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CT Scans - Radiation levels prove to be cancer causing


Throughout the busy days in many clinics and hospitals, patients are put through the time-consuming process of x-rays and CT (computed tomography) scans to diagnose health issues.  Over the years there has been talk about whether or not they could be potentially harmful or risky, but no definite answers.  However, recent studies show that there is cause for concern over CT scans and the possible threat they may pose to some patients.


CT scans have increased dramatically over the last 20 years. CT scans are also associated with a higher dose of radiation than conventional x-rays. Radiation doses may vary depending on where the CT scans are performed on the human body.  For example, researchers estimate that 1 in every 270 women who undergo CT coronary angiography at age 40 will develop cancer from that scan, compared to 1 in 8,100 women who only had routine head CT scans. The variation of radiation doses also cause the chance of developing cancer to vary.


Investigators at the University of California and their colleagues have conducted studies to estimate the radiation dose and the possible link between CT scans and cancer. The study involved 4 San Francisco Bay Area institutions in 2008.   Findings of the study suggest that radiation doses from common-performed CT scans may be higher than expected. The variability is giving reason for greater standardization of the protocols for CT scans. It also showed that  the same imaging procedure performed on different machines or at different facilities, can yield a significant difference in the amount of radiation - exposing some patients to high risk.  Dr. Rita Redberg of UC San Francisco has acknowledged that these studies make it clear that there is far more radiation from CT scans than previously thought.  To put it in perspective, one CT scan of the chest is like getting 100 chest x-rays, and in some instances the equivalent is even higher: 440 x-rays, depending on the scanner used.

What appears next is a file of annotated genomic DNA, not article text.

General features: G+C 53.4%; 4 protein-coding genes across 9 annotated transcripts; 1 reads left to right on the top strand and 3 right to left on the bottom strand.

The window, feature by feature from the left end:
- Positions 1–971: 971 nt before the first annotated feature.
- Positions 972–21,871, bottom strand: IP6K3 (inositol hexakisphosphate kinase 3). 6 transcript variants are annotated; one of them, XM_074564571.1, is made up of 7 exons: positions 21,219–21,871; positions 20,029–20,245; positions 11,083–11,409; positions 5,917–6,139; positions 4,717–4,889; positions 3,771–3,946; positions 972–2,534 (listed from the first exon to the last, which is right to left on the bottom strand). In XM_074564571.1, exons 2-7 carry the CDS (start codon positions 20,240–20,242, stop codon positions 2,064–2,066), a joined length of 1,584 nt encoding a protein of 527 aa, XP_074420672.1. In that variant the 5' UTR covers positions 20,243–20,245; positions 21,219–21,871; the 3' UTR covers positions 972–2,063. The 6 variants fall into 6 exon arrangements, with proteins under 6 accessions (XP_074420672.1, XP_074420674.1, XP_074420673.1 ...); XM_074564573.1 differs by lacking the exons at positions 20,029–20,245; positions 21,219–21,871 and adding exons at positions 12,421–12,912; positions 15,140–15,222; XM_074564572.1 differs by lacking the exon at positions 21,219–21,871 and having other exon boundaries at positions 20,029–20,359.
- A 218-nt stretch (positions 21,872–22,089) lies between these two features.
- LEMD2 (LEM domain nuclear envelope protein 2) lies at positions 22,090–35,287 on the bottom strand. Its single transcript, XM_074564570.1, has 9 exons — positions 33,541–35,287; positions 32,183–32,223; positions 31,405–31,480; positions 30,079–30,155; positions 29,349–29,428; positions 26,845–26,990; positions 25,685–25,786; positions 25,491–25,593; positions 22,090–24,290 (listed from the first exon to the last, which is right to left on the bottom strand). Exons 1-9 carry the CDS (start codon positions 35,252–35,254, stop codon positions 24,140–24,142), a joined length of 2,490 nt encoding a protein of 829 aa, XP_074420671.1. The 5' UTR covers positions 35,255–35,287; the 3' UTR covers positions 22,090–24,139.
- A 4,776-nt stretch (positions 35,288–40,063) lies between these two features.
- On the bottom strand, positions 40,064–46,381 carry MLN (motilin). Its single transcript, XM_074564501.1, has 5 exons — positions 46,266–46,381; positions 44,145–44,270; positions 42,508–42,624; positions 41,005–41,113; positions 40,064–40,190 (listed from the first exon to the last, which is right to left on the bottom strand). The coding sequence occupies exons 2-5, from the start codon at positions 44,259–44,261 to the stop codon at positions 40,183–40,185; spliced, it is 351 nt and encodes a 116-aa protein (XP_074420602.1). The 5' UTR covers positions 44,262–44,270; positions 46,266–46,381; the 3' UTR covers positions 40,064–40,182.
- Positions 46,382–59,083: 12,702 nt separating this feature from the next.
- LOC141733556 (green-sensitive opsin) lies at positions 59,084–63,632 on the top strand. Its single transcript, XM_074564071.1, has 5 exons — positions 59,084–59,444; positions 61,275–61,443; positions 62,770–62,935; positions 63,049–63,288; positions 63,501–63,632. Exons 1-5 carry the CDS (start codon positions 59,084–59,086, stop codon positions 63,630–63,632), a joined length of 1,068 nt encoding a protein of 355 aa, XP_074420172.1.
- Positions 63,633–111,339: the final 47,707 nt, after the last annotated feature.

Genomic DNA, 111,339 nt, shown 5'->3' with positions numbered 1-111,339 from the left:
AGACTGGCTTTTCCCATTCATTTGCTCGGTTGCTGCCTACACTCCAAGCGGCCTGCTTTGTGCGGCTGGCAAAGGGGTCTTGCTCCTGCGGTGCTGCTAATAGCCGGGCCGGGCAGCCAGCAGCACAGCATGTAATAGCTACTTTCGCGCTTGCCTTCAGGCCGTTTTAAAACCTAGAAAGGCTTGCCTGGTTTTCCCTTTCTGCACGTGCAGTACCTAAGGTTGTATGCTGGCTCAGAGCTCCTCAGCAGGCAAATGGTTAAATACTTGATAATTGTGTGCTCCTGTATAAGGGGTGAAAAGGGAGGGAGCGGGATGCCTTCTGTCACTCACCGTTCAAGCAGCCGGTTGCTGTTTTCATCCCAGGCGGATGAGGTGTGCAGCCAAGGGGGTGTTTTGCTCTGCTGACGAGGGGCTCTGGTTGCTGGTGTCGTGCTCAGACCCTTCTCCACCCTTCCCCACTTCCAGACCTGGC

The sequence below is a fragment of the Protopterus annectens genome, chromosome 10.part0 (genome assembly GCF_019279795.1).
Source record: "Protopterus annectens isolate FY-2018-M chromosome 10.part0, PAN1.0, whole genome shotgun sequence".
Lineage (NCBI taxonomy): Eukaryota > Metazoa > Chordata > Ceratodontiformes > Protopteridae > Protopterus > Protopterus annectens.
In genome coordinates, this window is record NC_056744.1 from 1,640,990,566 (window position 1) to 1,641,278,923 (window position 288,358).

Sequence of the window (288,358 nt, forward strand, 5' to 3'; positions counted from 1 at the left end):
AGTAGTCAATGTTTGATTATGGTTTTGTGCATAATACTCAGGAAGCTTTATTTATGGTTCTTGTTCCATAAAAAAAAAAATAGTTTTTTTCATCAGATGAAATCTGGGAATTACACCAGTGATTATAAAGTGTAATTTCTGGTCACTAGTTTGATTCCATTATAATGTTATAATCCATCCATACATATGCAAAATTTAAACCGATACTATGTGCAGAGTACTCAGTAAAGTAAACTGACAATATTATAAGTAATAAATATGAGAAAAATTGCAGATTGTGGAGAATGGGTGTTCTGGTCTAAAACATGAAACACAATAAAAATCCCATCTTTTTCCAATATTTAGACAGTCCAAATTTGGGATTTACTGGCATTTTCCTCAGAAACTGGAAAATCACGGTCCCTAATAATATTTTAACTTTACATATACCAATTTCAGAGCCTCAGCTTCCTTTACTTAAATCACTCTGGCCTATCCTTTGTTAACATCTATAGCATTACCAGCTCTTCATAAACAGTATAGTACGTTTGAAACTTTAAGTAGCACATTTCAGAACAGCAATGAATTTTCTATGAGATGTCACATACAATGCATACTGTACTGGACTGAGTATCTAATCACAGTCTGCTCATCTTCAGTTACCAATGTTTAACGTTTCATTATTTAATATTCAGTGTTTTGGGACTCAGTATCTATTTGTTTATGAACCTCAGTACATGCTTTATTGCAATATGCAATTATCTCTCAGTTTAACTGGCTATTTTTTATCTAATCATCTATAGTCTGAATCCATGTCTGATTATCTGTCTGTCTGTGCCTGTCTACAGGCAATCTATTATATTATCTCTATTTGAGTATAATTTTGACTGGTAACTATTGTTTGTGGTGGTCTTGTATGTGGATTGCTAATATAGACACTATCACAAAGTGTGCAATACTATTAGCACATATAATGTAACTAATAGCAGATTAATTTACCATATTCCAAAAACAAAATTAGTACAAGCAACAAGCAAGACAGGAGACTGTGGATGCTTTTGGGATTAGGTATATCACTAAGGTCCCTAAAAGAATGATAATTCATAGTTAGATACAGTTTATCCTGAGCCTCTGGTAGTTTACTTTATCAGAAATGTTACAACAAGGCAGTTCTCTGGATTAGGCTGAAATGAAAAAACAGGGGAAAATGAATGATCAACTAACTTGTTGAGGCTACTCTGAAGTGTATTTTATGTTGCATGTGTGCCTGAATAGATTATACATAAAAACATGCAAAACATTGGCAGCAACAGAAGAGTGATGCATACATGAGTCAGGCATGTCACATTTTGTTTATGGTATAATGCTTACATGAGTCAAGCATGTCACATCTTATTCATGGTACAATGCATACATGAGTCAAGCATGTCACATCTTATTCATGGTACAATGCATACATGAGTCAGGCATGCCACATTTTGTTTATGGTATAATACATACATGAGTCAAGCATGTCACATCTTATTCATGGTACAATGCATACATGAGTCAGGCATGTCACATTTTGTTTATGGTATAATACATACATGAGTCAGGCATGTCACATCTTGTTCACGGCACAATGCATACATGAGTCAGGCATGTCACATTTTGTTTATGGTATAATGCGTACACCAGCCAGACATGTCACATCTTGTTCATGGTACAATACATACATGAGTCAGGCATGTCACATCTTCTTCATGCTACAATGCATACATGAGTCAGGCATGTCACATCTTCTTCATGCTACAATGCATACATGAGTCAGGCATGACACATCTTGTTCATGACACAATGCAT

As far as the CT related cancer cases, an estimated two-thirds would be in women, who seem to be far more vulnerable to radiation. Also, the younger the patient is when undergoing a scan, the higher the risk of cancer developing later on in life. Good advice for patients is to keep track of how many scans they have received, and ask for other imaging procedures such as an MRI which minimizes the radiation exposure.


 

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